Week 4 – Elasticity, Tax Incidence and Tax Burden
A key characteristic of demand and supply curves! –
Elasticity = sensitivity or reponsiveness
Changes in one variable as another variable changes
How sensitive is the quantity demanded to changes in the price of the product?
Answer is given by elasticity of demand.
How sensitive is the quantity of tomatoes supplied by businesses to changes in the
price of tomatoes in Ontario? Answer is given by the elasticity of supply of tomatoes
in Ontario. If demand is P = 100 – Q, what is the elasticity of demand at Q = 80?
At Q = 80, P = $20
What does it mean to say that the elasticity of demand at this point is ¼?
It means that if P = $20 and the price changes by 4%, we expect that the quantity
demanded will change by about 1%.
Demand is elastic if E D 1
Demand is inelastic if ED< 1
Demand is unit(ary) elastic if ED= 1
Think about relation between consumers’ total expenditure on a product and the price
that firms charge to customers. (It depends on the elasticity of demand). So, if E > 1, dTE/dP < 0
And if E D 1, dTE/dP > 0
We can see this on a graph of the demand
curve as well…. Strange, but true, fact
Elasticity is different at every different
point along a linear demand curve
Q Thinking about different goods, some have
more elastic demands; others have less
What affects elasticity of demand?
Availability of close substitutes is key
Also amount spent on this good by the
consumer How are elasticity of demand and changes
in total expenditure by consumers (i.e., the
revenue of the producer) related?
See it on a graph (when demand is elastic):
Q When demand is inelastic
Q When demand is unit elastic
Q When demand is elastic, a fall in price will
raise total expenditure
When demand is elastic, a rise in price will
lower total expenditure
When demand is inelastic, a fall in price
will lower total expenditure
When demand is inelastic, a rise in price
will raise total expenditure
When demand is unit elastic, a fall or a
rise in price will have (approximately) no
effect on total expenditure Elasticity and Taxation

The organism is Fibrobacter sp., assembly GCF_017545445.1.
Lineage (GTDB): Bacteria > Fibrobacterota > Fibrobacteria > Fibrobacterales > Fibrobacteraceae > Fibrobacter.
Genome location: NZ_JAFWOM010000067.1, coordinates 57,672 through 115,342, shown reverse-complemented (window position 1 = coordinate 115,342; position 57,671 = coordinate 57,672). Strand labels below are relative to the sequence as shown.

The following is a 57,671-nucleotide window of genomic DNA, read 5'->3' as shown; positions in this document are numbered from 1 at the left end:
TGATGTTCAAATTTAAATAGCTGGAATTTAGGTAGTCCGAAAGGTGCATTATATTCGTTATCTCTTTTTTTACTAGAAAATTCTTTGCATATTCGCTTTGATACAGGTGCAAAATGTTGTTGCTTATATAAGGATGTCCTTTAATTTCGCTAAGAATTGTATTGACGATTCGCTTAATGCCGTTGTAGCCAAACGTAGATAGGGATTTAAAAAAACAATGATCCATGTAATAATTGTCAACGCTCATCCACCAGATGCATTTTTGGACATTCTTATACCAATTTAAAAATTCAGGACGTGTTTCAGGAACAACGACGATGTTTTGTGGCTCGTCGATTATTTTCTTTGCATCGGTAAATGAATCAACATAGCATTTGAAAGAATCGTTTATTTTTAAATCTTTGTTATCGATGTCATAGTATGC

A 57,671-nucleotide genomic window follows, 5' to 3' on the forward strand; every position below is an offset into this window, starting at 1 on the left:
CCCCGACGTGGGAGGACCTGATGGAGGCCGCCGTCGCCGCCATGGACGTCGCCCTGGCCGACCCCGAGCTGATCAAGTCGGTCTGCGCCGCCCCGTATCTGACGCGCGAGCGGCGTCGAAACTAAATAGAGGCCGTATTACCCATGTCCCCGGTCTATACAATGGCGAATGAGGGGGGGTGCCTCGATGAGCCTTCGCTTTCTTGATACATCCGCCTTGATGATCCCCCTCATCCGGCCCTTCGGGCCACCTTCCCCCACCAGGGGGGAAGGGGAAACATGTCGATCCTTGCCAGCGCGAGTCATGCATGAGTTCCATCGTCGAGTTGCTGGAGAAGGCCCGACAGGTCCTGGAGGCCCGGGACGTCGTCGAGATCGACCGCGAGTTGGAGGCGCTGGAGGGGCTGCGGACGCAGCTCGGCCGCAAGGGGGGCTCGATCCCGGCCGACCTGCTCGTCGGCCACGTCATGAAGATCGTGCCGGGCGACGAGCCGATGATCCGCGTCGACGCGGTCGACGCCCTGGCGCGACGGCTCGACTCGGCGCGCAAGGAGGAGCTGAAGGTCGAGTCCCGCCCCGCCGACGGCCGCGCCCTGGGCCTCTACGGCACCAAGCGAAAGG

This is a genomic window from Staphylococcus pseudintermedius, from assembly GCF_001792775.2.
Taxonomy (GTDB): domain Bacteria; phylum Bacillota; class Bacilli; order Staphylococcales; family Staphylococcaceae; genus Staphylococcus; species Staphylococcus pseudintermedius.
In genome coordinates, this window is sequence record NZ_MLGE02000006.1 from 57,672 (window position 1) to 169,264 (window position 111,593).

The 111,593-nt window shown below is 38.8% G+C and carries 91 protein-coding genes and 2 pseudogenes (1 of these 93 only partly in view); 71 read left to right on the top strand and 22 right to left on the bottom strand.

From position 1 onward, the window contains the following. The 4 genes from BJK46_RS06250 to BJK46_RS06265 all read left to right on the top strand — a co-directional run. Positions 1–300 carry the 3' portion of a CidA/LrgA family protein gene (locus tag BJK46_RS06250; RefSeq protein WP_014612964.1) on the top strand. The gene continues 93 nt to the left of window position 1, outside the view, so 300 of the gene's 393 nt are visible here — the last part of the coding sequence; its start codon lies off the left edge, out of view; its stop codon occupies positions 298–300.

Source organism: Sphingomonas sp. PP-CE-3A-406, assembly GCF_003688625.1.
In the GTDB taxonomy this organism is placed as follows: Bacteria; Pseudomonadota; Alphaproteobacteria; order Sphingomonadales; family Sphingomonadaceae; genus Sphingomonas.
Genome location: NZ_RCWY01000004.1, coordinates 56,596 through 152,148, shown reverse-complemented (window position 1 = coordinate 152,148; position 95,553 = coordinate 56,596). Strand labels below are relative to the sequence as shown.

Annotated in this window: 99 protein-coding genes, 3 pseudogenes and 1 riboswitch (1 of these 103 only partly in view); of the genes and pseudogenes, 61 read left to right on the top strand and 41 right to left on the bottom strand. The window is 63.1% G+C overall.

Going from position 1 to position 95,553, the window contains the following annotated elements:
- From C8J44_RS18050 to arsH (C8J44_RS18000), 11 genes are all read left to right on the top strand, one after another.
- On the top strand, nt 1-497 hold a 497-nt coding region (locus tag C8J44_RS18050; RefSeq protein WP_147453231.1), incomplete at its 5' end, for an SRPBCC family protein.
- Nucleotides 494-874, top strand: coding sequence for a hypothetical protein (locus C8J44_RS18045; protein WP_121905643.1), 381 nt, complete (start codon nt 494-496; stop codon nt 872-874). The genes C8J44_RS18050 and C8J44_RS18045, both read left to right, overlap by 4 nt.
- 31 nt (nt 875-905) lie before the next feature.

An illustration of the use of “elasticity”
Think about the tax on one particular
product (not a general tax on many
– e.g., gasoline, liquor, cigarettes
This is called an “excise” tax
Could be a “flat-rate” tax
e.g., $5 per bottle of liquor, $0.30 per
litre of gasoline, $10 per carton of
Could be an “ad-valorem” tax
e.g., 10% of the price on a bottle of liquor,
25% on a litre of gasoline, 30% on a carton
of cigarettes. To keep it simple, we look only at flat-rate
excise tax. Two interesting questions (and elasticity
comes into both!):
1. Who really pays an excise tax, and
what does this depend on?
2. How does taxation affect the
allocation of society’s economic
resources and economic well-being? In economics language:
1. What is the incidence of an excise
tax (who bears the burden of an
2. How much is the excess burden of an
excise tax (also known as the
deadweight loss due to the tax)? Incidence of an excise tax
Political Science –
Government decides who will bear the tax
by levying it on the consumers (buyers) or
on the producers (sellers).
Statutory incidence ≠ Economic Incidence
The market decides who will bear the tax
– depends on how consumers and
producers react to the tax.
In other words: incidence of the tax
depends on the elasticity of demand and
the elasticity of supply. Economic analysis:
A tax drives a “wedge” between buyers
Buyers pay one price (including the tax),
but sellers receive another price.
We can show this on graph by:
If the tax is levied on consumers, we will
have two demand curves. One represents
the amount buyers pay, the other
represents the amount sellers receive.
Imagine a tax of $10 per sheet on plywood